Gods, my gods! How sad the earth is at eventide! How mysterious are the mists over the swamps. Anyone who has wandered in these mists, who has suffered a great deal before death, or flown above the earth, bearing a burden beyond his strength knows this. Someone who is exhausted knows this. And without regret he forsakes the mists of the earth, its swamps and rivers, and sinks into the arms of death with a light heart, knowing that death alone...
The Master and Margarita is one of those books whose fame comes partly from being discovered too late. Bulgakov was a famed playwright in Soviet Russia, and in the twelve years prior to his death he labored over this book, knowing completely that it wouldn't be published in his lifetime. It wasn't published until the 1960s, and today is one of the hallmarks of 20th century Russian literature.
The Master and Margarita is a rich, Faustian satire about the devil appearing in Moscow. He calls himself Woland, and begins by interrupting a conversation between an editor and a poet about the existence of Christ. After the conversation ends, the editor has been beheaded and the poet driven nearly into madness. This is just the first step--the book's first half chronicles the various and sundry ways that Woland causes havoc in Moscow, inducing death, madness, arson, and imprisonment, mostly in the city's literary and dramatic community. Most of these antics are performed by his retinue, which include a naked witch and a talking cat named Behemoth (which is totally what I'm going to name a cat, if I ever get one).
The titular characters don't appear until about halfway through the book: The Master, who has been arrested for writing a novel about Pontius Pilate, and Margarita, who desperately loves the Master. In exchange for returning the Master to her, Margarita agrees to become a witch and serve as the hostess for Satan's grand ball, which is as colorful as you might imagine. Interspersed are chapters of the Master's book about Pilate.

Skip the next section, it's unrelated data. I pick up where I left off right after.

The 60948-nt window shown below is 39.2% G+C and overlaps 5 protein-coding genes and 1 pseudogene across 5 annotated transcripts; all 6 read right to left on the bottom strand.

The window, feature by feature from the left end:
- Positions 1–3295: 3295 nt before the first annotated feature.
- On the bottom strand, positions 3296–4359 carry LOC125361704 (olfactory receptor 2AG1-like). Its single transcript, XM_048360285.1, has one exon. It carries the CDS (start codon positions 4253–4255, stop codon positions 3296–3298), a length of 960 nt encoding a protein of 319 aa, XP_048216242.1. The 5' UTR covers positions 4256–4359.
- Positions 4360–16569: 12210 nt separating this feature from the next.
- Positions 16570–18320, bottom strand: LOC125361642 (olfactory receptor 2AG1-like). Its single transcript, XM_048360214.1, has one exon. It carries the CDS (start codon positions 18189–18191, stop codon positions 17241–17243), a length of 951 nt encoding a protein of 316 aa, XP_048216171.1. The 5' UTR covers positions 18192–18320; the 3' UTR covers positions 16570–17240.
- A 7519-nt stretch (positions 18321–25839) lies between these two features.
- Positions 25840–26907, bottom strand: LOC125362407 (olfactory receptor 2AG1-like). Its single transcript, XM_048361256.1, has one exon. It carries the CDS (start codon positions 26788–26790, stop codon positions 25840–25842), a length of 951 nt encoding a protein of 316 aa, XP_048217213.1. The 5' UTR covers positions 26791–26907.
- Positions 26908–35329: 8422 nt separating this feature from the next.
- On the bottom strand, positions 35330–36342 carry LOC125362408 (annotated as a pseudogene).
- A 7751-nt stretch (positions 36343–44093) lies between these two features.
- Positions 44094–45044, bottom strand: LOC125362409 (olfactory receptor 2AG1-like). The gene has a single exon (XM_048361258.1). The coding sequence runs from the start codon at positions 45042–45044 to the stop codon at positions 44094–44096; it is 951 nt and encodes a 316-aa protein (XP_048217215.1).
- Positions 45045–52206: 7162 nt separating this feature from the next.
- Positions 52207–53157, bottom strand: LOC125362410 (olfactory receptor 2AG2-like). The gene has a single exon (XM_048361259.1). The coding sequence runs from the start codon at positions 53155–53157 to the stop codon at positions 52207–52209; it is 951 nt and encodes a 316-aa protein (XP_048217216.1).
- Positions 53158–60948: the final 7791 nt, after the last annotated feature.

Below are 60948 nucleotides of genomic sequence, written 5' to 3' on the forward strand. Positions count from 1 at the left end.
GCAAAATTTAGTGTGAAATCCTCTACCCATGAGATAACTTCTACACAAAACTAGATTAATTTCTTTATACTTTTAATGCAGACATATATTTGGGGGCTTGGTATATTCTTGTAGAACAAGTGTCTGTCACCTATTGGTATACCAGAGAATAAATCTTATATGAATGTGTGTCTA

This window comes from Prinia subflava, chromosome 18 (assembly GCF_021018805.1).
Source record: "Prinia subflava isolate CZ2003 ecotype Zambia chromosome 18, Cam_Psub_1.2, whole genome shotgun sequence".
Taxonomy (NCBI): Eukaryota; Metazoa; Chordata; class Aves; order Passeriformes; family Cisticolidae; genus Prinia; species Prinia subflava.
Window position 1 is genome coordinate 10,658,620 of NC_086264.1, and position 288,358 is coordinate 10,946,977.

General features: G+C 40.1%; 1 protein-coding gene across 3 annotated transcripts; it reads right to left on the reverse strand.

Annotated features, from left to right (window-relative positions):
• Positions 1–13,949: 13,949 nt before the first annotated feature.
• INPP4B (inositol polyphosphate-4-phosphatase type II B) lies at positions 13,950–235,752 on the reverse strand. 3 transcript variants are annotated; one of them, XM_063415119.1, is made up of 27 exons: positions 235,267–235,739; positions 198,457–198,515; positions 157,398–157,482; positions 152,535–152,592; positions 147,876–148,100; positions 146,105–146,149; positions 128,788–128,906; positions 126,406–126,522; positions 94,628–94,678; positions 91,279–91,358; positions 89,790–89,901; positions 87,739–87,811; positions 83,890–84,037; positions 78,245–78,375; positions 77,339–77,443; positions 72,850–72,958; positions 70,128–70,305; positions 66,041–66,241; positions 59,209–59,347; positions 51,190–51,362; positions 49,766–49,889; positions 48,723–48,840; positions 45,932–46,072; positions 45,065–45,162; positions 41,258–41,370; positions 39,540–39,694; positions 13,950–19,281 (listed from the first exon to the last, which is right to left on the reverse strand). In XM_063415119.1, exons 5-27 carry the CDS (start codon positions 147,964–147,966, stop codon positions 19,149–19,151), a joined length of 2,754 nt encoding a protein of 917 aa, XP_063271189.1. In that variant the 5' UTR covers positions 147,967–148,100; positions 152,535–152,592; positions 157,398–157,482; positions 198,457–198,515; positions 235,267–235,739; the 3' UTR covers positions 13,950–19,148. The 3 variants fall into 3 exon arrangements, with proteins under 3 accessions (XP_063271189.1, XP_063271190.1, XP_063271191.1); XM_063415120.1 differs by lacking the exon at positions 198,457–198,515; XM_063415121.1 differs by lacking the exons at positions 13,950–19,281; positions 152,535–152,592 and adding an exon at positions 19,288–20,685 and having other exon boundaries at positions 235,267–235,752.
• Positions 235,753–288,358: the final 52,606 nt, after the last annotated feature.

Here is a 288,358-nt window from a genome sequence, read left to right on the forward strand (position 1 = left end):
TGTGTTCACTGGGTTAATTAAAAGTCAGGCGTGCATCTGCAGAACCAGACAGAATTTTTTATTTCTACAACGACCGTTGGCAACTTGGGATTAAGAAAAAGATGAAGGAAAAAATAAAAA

It's clear why the Soviet powers wouldn't have found The Master and Margarita acceptable. For one, religious subjects were taboo in atheistic Russia. Secondly, much of the havoc caused by Woland is a sly jab at the reigning policies of censorship and imprisonment. In this respect, Woland and his crew serve both as a symbol and its opposite. Though it is they who nearly destroy Moscow's literary elite, it is also Woland who saves the Master's manuscript about Pilate. The Master, regretting the trouble it has caused him, tries to burn it, but Woland reproduces it, quipping that "Manuscripts don't burn"--apparently now a rather well-known phrase in Russian. Here is the implication--the hope?--that authors survive in their works, something Bulgakov must have clung to in the face of a terminal disease. The book is largely comic, but also bittersweet, and the paragraph I've quoted above is one of the last that Bulgakov wrote. It expresses his exhaustion and frustration, and though he leaves the paragraph unfinished it is simple enough to imagine that the sentiment is "death alone can calm him." I don't know if death brought Bulgakov calm, but one hopes that he would have felt validated by The Master and Margarita's publication and subsequent popularity.